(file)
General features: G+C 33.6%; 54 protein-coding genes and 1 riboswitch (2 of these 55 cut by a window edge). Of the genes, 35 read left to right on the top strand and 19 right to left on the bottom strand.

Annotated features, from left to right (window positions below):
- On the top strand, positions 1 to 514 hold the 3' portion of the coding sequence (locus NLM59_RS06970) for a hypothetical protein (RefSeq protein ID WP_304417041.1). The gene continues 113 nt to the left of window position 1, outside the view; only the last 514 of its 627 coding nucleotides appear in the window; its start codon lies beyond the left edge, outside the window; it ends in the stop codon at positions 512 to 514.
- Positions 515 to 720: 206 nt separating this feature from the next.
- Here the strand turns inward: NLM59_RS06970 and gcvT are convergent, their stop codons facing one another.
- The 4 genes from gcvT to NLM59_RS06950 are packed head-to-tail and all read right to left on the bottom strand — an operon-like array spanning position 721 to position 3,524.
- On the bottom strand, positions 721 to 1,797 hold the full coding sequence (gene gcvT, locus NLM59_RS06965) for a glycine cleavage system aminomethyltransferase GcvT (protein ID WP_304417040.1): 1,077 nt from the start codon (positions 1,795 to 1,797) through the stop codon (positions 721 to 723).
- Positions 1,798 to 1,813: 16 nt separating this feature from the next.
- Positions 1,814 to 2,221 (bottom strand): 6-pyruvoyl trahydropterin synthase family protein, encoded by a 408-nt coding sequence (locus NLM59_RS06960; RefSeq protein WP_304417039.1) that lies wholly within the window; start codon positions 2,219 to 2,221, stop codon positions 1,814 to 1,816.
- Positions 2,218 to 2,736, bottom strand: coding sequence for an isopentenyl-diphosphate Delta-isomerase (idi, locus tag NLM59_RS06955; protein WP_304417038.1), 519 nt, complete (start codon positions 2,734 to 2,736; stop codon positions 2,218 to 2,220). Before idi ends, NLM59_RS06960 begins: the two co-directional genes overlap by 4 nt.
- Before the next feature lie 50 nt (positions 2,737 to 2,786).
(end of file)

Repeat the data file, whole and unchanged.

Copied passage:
General features: G+C 33.6%; 54 protein-coding genes and 1 riboswitch (2 of these 55 cut by a window edge). Of the genes, 35 read left to right on the top strand and 19 right to left on the bottom strand.

Annotated features, from left to right (window positions below):
- On the top strand, positions 1 to 514 hold the 3' portion of the coding sequence (locus NLM59_RS06970) for a hypothetical protein (RefSeq protein ID WP_304417041.1). The gene continues 113 nt to the left of window position 1, outside the view; only the last 514 of its 627 coding nucleotides appear in the window; its start codon lies beyond the left edge, outside the window; it ends in the stop codon at positions 512 to 514.
- Positions 515 to 720: 206 nt separating this feature from the next.
- Here the strand turns inward: NLM59_RS06970 and gcvT are convergent, their stop codons facing one another.
- The 4 genes from gcvT to NLM59_RS06950 are packed head-to-tail and all read right to left on the bottom strand — an operon-like array spanning position 721 to position 3,524.
- On the bottom strand, positions 721 to 1,797 hold the full coding sequence (gene gcvT, locus NLM59_RS06965) for a glycine cleavage system aminomethyltransferase GcvT (protein ID WP_304417040.1): 1,077 nt from the start codon (positions 1,795 to 1,797) through the stop codon (positions 721 to 723).
- Positions 1,798 to 1,813: 16 nt separating this feature from the next.
- Positions 1,814 to 2,221 (bottom strand): 6-pyruvoyl trahydropterin synthase family protein, encoded by a 408-nt coding sequence (locus NLM59_RS06960; RefSeq protein WP_304417039.1) that lies wholly within the window; start codon positions 2,219 to 2,221, stop codon positions 1,814 to 1,816.
- Positions 2,218 to 2,736, bottom strand: coding sequence for an isopentenyl-diphosphate Delta-isomerase (idi, locus tag NLM59_RS06955; protein WP_304417038.1), 519 nt, complete (start codon positions 2,734 to 2,736; stop codon positions 2,218 to 2,220). Before idi ends, NLM59_RS06960 begins: the two co-directional genes overlap by 4 nt.
- Before the next feature lie 50 nt (positions 2,737 to 2,786).